- Links to all the content I posted that month.
This is a big newsletter, so it only goes out once per month. But between my subscriber list and the one I build through LinkedIn, I have almost 2,500 people who get it every month. Could I cut out some parts of the newsletter? Maybe. I am working on deciding what is needed and what is not right now.
Now onto the AllStreet Wealth newsletter. When we looked across the industry, we saw that most financial newsletters were basic blog posts with few takeaways. And because we wanted to stand out, we created a newsletter that includes a brand new "How-To Guide" every month. We create the how-to guide and let people download it by subscribing to our newsletter (which helps to drive new subscribers), and then we send that guide as the monthly newsletter to existing subscribers. This way, we get to kill 2 birds with 1 stone.
A few of the How-To topics we have offered so far are:
- Your Guide To Estate Planning
- Your Guide To Understanding Taxes As A Millennial
- Your Guide To Maximizing Your Company Benefits
- Your Guide To Creating An Automated Financial System
Engaging With Social Media To Get More Eyes On Content And Build My Client Base
Once I established a regular newsletter cadence and got good at that, I then decided to begin engaging with social media platforms more regularly. The goal: get more eyes on what I was creating. I figured the more people that see my stuff, the more clients I would get.
Initially, I started posting content every day on LinkedIn. I would use the podcast and blog to include in posts 2 of the 5 days a week of posting. Then I would try and come up with a new original idea for the other 3 days to prevent my content from feeling stale. I did not want to be the person who would create a blog on life insurance and then post about life insurance every day, 5 days each week. I know themes can work, but to me, they are boring… and I want to be anything but boring! (When I started out, I didn't yet understand the value of repurposing, which I will get to later on.)
To ensure I stuck with my posting schedule, my focus was on social media every morning. I would start work, and for the first 30 minutes each morning, I would focus on getting a social media post out. I cannot recommend this enough. The best thing I ever did was require myself to create social media content for the first 30 minutes of every day. The next best thing was to never allow myself to have an excuse for not doing it. I didn't even let it be an option.
Once LinkedIn started feeling natural, I then turned my focus to Twitter. I've found the most sustainable way to build out a marketing strategy is to start with a single initiative, stick with it until getting good at it, and only then gradually add more to the mix.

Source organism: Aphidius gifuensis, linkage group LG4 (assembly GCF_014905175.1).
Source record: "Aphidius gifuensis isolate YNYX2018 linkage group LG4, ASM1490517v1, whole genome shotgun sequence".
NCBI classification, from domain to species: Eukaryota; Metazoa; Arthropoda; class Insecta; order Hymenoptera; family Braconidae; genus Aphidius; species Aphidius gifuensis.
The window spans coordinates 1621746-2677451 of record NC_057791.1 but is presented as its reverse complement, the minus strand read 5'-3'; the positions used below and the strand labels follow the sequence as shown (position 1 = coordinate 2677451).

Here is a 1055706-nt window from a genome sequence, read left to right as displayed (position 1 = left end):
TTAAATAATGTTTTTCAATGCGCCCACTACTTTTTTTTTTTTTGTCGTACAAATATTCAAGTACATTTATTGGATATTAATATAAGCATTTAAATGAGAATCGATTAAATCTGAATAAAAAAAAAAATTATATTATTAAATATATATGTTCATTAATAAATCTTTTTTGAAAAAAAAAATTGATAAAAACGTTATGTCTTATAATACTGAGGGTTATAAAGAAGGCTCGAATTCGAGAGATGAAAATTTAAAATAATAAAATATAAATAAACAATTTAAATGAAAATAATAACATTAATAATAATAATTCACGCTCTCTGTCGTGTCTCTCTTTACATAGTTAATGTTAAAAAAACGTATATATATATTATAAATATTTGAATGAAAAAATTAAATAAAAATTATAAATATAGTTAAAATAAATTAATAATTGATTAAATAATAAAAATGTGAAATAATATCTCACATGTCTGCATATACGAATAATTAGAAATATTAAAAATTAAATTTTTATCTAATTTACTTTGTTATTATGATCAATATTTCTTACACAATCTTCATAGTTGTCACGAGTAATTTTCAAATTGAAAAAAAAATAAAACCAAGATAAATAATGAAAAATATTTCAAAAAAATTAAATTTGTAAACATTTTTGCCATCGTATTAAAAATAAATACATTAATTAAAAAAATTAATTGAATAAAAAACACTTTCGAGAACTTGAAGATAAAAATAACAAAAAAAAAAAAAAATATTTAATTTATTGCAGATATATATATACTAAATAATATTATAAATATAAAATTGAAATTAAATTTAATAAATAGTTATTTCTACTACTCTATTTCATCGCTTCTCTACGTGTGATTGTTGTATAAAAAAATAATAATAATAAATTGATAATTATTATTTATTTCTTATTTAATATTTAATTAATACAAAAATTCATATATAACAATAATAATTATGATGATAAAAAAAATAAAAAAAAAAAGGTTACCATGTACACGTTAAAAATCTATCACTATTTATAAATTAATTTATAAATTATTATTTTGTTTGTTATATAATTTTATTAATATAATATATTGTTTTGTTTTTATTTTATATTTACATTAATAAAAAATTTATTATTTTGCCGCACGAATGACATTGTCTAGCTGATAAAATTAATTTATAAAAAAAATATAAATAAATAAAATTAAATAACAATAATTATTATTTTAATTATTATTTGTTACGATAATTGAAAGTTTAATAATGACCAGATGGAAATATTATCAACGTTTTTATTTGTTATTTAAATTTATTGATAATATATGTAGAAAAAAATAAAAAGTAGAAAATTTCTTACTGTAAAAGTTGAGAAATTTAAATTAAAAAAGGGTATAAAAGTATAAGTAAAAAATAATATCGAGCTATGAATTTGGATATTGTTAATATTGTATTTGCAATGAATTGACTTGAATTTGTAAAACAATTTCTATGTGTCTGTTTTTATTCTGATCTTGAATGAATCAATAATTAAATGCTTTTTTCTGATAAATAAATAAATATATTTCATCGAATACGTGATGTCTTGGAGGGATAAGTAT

Repurposing Content As A Social Media Strategy
We're all told that social media is a great way to grow a client base, but most people fail to realize how long it actually takes to start seeing results. For me, it took 6 months before I got a single lead from content. But by month 9, I had 7 prospects in a single month. Now, I average around 7 new prospects every month and have been able to onboard 1 new client a week almost every single week.
The best part about it is that this growth came with raising my minimum fee from $150 per month to $450 per month. Which means that even though I may be getting a similar number of prospects per month as I was before, they are willing to pay 3 times as much on average. Which also means their net worth (and complexity of problems and wherewithal to pay for advice) is generally much higher than the prospects I was previously attracting thanks to my content marketing approach.
People always ask me how I continue to post so much content. The name of the game is repurposing. For those who don't know, repurposing is all about reusing existing content created in the past versus reinventing the wheel and posting something new every time. The latter requires 10x the time and is often a wasted effort. Instead, you should repurpose by reusing, editing, and reposting the great content you have already created.
In the past 8 months, I went from 1,200 Twitter followers to over 7,000. I'm not saying this to flex on myself but to show that a large portion of my audience is new. They haven't seen any of my old content, so it only makes sense to repurpose and repost my best stuff. The key is to do both. Reposting is posting the same thing multiple times. Repurposing is taking good, existing content and posting it in a different way. These are both so important because there is no reason to create content and only use it once. That would have been a huge waste for me, and a lost opportunity for my audience.
A common fear I hear other advisors share is that people will remember they posted the same thing a few months back. But let's be real; most people see thousands of daily posts. It's extremely unlikely they'll remember what someone posted months ago. And even if they did, I would consider that a win in my book. That shows that the content stuck in their mind, and that's a great sign – it means it resonated with them that much!
To consistently repurpose, I use Hypefury to look back at my top posts and schedule new posts in the future. The platform allows me to see what has done well in the past, since most times, that will continue to do well. It also allows me to check other creators’ top posts to get inspiration from them. And lastly, it allows me to automatically retweet old tweets that have performed well, so more eyes get on those older posts.
Another trick is to repurpose from one platform to another. After I write a blog post, I turn it into a thread on Twitter since threads generally perform better than blog links. I do this by simply creating a compelling hook, changing the formatting, and making the entire blog post into a thread.
On top of that, I repurpose any post that does well on Twitter and use it again on LinkedIn. This allows me not to have to reinvent the wheel every week and still consistently post quality content. However, repurposing is not always as easy as just posting the same thing. It's critical to understand what performs well on each social platform and change posts to align with that.